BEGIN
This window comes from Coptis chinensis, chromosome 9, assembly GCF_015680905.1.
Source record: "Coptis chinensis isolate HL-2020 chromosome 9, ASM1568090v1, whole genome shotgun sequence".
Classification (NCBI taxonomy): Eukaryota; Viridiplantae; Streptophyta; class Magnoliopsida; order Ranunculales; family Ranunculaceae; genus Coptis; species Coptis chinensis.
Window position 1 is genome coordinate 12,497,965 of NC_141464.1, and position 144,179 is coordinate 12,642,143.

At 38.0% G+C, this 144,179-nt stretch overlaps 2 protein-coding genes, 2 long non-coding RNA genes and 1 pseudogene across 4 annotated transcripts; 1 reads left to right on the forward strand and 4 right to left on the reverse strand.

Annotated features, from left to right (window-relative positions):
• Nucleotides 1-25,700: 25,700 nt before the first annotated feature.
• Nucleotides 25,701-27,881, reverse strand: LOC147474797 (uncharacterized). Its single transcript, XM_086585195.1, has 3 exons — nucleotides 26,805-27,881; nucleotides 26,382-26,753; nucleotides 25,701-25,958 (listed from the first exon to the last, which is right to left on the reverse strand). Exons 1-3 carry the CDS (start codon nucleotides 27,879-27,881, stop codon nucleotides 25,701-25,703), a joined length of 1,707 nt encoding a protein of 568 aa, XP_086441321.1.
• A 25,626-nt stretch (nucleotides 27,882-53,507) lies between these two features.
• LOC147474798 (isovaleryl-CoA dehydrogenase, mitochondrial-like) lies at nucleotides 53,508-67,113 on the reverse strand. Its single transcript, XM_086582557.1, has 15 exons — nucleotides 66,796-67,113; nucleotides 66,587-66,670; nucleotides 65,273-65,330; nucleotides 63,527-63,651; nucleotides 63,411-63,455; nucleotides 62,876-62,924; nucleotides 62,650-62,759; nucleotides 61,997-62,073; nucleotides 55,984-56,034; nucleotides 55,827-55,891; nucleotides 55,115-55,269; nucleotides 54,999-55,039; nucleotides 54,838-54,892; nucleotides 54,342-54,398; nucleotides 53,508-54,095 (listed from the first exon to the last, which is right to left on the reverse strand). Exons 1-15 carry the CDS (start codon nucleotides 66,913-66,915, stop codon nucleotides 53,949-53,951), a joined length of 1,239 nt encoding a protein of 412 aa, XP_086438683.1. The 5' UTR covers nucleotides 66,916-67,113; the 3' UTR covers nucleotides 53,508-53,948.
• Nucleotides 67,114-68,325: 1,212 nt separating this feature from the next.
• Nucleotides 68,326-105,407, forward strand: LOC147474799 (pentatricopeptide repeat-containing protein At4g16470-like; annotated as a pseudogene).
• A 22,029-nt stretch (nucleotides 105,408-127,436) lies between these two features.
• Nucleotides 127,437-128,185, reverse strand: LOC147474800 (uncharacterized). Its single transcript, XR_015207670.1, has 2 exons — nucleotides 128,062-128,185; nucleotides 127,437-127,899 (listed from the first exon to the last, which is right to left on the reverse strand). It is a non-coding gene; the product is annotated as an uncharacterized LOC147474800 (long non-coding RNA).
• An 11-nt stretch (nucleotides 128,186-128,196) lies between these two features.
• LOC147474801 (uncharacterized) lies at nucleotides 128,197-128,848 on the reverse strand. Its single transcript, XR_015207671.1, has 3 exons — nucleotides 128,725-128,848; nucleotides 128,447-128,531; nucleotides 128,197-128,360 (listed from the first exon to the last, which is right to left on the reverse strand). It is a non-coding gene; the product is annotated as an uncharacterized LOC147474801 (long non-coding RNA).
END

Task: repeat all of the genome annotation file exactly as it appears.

This window comes from Coptis chinensis, chromosome 9, assembly GCF_015680905.1.
Source record: "Coptis chinensis isolate HL-2020 chromosome 9, ASM1568090v1, whole genome shotgun sequence".
Classification (NCBI taxonomy): Eukaryota; Viridiplantae; Streptophyta; class Magnoliopsida; order Ranunculales; family Ranunculaceae; genus Coptis; species Coptis chinensis.
Window position 1 is genome coordinate 12,497,965 of NC_141464.1, and position 144,179 is coordinate 12,642,143.

At 38.0% G+C, this 144,179-nt stretch overlaps 2 protein-coding genes, 2 long non-coding RNA genes and 1 pseudogene across 4 annotated transcripts; 1 reads left to right on the forward strand and 4 right to left on the reverse strand.

Annotated features, from left to right (window-relative positions):
• Nucleotides 1-25,700: 25,700 nt before the first annotated feature.
• Nucleotides 25,701-27,881, reverse strand: LOC147474797 (uncharacterized). Its single transcript, XM_086585195.1, has 3 exons — nucleotides 26,805-27,881; nucleotides 26,382-26,753; nucleotides 25,701-25,958 (listed from the first exon to the last, which is right to left on the reverse strand). Exons 1-3 carry the CDS (start codon nucleotides 27,879-27,881, stop codon nucleotides 25,701-25,703), a joined length of 1,707 nt encoding a protein of 568 aa, XP_086441321.1.
• A 25,626-nt stretch (nucleotides 27,882-53,507) lies between these two features.
• LOC147474798 (isovaleryl-CoA dehydrogenase, mitochondrial-like) lies at nucleotides 53,508-67,113 on the reverse strand. Its single transcript, XM_086582557.1, has 15 exons — nucleotides 66,796-67,113; nucleotides 66,587-66,670; nucleotides 65,273-65,330; nucleotides 63,527-63,651; nucleotides 63,411-63,455; nucleotides 62,876-62,924; nucleotides 62,650-62,759; nucleotides 61,997-62,073; nucleotides 55,984-56,034; nucleotides 55,827-55,891; nucleotides 55,115-55,269; nucleotides 54,999-55,039; nucleotides 54,838-54,892; nucleotides 54,342-54,398; nucleotides 53,508-54,095 (listed from the first exon to the last, which is right to left on the reverse strand). Exons 1-15 carry the CDS (start codon nucleotides 66,913-66,915, stop codon nucleotides 53,949-53,951), a joined length of 1,239 nt encoding a protein of 412 aa, XP_086438683.1. The 5' UTR covers nucleotides 66,916-67,113; the 3' UTR covers nucleotides 53,508-53,948.
• Nucleotides 67,114-68,325: 1,212 nt separating this feature from the next.
• Nucleotides 68,326-105,407, forward strand: LOC147474799 (pentatricopeptide repeat-containing protein At4g16470-like; annotated as a pseudogene).
• A 22,029-nt stretch (nucleotides 105,408-127,436) lies between these two features.
• Nucleotides 127,437-128,185, reverse strand: LOC147474800 (uncharacterized). Its single transcript, XR_015207670.1, has 2 exons — nucleotides 128,062-128,185; nucleotides 127,437-127,899 (listed from the first exon to the last, which is right to left on the reverse strand). It is a non-coding gene; the product is annotated as an uncharacterized LOC147474800 (long non-coding RNA).
• An 11-nt stretch (nucleotides 128,186-128,196) lies between these two features.
• LOC147474801 (uncharacterized) lies at nucleotides 128,197-128,848 on the reverse strand. Its single transcript, XR_015207671.1, has 3 exons — nucleotides 128,725-128,848; nucleotides 128,447-128,531; nucleotides 128,197-128,360 (listed from the first exon to the last, which is right to left on the reverse strand). It is a non-coding gene; the product is annotated as an uncharacterized LOC147474801 (long non-coding RNA).